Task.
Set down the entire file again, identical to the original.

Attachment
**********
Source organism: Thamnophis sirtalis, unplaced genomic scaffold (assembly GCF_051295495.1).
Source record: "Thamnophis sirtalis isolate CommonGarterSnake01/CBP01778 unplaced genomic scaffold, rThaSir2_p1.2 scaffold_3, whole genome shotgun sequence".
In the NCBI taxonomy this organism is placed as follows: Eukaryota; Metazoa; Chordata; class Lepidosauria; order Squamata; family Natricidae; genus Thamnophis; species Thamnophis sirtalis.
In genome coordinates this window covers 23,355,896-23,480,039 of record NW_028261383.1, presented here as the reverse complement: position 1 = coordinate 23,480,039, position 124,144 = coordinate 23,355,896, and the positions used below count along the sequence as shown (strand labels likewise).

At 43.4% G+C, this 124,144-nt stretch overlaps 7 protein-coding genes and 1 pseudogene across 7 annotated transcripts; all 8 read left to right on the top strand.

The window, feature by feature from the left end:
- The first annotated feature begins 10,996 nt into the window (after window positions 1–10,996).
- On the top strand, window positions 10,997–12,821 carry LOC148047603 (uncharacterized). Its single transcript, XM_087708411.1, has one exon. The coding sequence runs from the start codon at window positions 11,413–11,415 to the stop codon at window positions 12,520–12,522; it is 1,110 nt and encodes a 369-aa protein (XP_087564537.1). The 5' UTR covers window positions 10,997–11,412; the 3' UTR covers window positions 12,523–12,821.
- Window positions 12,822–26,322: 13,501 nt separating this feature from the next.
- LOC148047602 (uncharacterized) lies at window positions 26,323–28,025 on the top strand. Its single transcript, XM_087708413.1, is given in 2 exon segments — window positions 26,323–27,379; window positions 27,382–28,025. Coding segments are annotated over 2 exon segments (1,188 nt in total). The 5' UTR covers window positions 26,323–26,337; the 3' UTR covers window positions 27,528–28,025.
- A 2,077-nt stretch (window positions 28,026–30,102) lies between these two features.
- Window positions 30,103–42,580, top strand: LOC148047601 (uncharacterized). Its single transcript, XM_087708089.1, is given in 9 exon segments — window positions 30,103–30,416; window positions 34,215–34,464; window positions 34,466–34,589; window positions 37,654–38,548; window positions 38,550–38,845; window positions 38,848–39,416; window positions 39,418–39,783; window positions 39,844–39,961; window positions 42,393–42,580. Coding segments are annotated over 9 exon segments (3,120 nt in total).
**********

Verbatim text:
Source organism: Thamnophis sirtalis, unplaced genomic scaffold (assembly GCF_051295495.1).
Source record: "Thamnophis sirtalis isolate CommonGarterSnake01/CBP01778 unplaced genomic scaffold, rThaSir2_p1.2 scaffold_3, whole genome shotgun sequence".
In the NCBI taxonomy this organism is placed as follows: Eukaryota; Metazoa; Chordata; class Lepidosauria; order Squamata; family Natricidae; genus Thamnophis; species Thamnophis sirtalis.
In genome coordinates this window covers 23,355,896-23,480,039 of record NW_028261383.1, presented here as the reverse complement: position 1 = coordinate 23,480,039, position 124,144 = coordinate 23,355,896, and the positions used below count along the sequence as shown (strand labels likewise).

At 43.4% G+C, this 124,144-nt stretch overlaps 7 protein-coding genes and 1 pseudogene across 7 annotated transcripts; all 8 read left to right on the top strand.

The window, feature by feature from the left end:
- The first annotated feature begins 10,996 nt into the window (after window positions 1–10,996).
- On the top strand, window positions 10,997–12,821 carry LOC148047603 (uncharacterized). Its single transcript, XM_087708411.1, has one exon. The coding sequence runs from the start codon at window positions 11,413–11,415 to the stop codon at window positions 12,520–12,522; it is 1,110 nt and encodes a 369-aa protein (XP_087564537.1). The 5' UTR covers window positions 10,997–11,412; the 3' UTR covers window positions 12,523–12,821.
- Window positions 12,822–26,322: 13,501 nt separating this feature from the next.
- LOC148047602 (uncharacterized) lies at window positions 26,323–28,025 on the top strand. Its single transcript, XM_087708413.1, is given in 2 exon segments — window positions 26,323–27,379; window positions 27,382–28,025. Coding segments are annotated over 2 exon segments (1,188 nt in total). The 5' UTR covers window positions 26,323–26,337; the 3' UTR covers window positions 27,528–28,025.
- A 2,077-nt stretch (window positions 28,026–30,102) lies between these two features.
- Window positions 30,103–42,580, top strand: LOC148047601 (uncharacterized). Its single transcript, XM_087708089.1, is given in 9 exon segments — window positions 30,103–30,416; window positions 34,215–34,464; window positions 34,466–34,589; window positions 37,654–38,548; window positions 38,550–38,845; window positions 38,848–39,416; window positions 39,418–39,783; window positions 39,844–39,961; window positions 42,393–42,580. Coding segments are annotated over 9 exon segments (3,120 nt in total).